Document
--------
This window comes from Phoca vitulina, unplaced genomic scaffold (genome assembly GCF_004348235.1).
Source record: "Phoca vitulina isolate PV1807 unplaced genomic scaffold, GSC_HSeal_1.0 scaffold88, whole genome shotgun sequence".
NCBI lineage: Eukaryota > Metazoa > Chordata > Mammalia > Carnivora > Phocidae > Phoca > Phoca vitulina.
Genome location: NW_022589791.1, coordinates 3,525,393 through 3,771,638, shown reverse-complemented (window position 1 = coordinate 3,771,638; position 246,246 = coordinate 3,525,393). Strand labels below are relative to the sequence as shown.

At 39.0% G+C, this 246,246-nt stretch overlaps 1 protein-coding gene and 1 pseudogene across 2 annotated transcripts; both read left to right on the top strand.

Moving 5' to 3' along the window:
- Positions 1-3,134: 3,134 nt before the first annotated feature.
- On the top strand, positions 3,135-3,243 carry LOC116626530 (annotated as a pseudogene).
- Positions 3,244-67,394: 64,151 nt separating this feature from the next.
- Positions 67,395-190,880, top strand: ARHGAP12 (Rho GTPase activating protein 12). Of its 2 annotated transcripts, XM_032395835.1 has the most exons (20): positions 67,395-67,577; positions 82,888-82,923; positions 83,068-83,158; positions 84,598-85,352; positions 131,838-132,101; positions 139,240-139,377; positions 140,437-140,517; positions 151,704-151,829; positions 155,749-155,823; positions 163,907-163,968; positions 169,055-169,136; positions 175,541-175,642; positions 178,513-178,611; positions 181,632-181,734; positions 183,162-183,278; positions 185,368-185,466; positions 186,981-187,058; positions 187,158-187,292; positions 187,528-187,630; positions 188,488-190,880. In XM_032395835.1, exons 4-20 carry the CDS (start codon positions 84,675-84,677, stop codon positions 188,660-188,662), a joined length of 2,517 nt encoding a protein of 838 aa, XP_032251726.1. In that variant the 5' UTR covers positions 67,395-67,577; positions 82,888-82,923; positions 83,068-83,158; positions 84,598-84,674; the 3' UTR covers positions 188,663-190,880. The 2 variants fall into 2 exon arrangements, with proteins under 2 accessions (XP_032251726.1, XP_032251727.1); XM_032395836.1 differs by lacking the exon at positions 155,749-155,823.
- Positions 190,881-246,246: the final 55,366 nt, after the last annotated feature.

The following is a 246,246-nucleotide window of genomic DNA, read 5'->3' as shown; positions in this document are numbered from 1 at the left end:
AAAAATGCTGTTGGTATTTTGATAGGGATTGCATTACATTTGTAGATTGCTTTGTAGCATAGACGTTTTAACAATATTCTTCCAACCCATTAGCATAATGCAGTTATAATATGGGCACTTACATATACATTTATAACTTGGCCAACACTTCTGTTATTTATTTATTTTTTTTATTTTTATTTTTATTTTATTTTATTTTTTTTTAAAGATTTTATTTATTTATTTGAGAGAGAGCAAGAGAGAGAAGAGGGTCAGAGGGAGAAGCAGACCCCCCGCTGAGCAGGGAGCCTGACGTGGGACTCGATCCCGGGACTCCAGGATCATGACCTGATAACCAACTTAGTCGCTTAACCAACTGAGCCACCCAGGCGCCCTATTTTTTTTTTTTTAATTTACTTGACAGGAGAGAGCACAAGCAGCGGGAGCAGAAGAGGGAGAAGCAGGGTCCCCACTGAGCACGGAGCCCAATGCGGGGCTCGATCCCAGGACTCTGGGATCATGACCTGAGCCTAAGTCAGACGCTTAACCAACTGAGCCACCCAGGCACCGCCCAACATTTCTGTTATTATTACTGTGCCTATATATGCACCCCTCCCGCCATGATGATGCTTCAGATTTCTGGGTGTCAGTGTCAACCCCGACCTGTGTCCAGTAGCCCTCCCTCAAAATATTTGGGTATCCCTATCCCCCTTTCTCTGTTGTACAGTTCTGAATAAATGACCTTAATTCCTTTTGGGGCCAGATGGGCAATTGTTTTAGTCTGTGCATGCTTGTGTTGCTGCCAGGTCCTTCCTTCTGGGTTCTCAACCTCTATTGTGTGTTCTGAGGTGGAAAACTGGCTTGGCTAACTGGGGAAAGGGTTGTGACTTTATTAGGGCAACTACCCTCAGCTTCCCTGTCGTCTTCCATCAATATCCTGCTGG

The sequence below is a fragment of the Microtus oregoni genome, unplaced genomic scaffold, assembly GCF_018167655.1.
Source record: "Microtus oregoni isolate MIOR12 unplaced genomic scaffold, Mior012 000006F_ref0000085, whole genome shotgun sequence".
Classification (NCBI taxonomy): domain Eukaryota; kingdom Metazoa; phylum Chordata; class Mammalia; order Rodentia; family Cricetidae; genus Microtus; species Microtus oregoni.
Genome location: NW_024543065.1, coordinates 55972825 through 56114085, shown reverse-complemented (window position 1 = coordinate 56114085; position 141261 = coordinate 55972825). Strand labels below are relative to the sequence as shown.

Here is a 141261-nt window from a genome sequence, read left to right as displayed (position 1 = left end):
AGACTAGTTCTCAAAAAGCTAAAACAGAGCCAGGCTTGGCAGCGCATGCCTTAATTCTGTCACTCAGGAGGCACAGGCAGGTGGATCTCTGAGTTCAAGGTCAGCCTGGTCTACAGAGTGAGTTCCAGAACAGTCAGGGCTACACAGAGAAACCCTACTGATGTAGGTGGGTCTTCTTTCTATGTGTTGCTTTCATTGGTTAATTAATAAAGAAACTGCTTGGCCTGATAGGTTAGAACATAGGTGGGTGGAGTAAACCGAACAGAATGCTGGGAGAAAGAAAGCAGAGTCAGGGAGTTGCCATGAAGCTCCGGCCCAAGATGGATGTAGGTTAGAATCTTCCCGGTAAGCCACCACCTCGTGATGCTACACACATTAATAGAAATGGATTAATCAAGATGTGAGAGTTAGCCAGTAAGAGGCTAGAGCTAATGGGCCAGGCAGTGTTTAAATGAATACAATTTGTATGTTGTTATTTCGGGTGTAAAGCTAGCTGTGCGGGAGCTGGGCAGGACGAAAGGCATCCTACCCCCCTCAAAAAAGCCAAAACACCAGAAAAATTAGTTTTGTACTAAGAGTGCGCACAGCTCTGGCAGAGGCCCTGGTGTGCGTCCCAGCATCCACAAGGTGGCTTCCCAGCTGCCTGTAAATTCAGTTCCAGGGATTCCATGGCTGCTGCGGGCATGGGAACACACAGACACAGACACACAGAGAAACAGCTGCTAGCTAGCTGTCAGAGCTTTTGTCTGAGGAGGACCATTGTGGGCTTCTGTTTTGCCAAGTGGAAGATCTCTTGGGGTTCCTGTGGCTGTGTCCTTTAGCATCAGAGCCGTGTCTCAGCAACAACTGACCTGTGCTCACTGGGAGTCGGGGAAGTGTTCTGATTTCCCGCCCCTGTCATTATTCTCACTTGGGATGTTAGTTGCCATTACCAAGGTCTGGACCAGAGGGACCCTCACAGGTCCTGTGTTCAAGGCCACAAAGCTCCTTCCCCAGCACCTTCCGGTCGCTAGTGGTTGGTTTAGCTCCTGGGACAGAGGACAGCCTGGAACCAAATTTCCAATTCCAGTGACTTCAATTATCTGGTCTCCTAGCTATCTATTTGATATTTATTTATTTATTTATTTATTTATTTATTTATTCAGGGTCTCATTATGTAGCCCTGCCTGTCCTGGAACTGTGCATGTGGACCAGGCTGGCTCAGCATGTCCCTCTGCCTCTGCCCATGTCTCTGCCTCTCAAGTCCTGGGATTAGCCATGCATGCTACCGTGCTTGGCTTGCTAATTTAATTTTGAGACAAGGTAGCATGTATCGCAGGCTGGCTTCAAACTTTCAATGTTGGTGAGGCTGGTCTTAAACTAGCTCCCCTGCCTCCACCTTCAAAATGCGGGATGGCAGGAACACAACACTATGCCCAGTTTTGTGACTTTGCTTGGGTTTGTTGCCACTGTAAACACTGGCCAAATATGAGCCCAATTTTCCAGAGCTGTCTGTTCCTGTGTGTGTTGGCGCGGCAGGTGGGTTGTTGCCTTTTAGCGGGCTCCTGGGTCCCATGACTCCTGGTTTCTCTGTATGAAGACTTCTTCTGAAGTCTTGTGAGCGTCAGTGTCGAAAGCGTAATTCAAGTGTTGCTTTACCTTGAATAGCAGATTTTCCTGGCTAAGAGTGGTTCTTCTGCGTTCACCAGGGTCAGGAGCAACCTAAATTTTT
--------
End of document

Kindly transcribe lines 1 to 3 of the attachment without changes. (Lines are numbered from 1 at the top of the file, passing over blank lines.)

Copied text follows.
This window comes from Phoca vitulina, unplaced genomic scaffold (genome assembly GCF_004348235.1).
Source record: "Phoca vitulina isolate PV1807 unplaced genomic scaffold, GSC_HSeal_1.0 scaffold88, whole genome shotgun sequence".
NCBI lineage: Eukaryota > Metazoa > Chordata > Mammalia > Carnivora > Phocidae > Phoca > Phoca vitulina.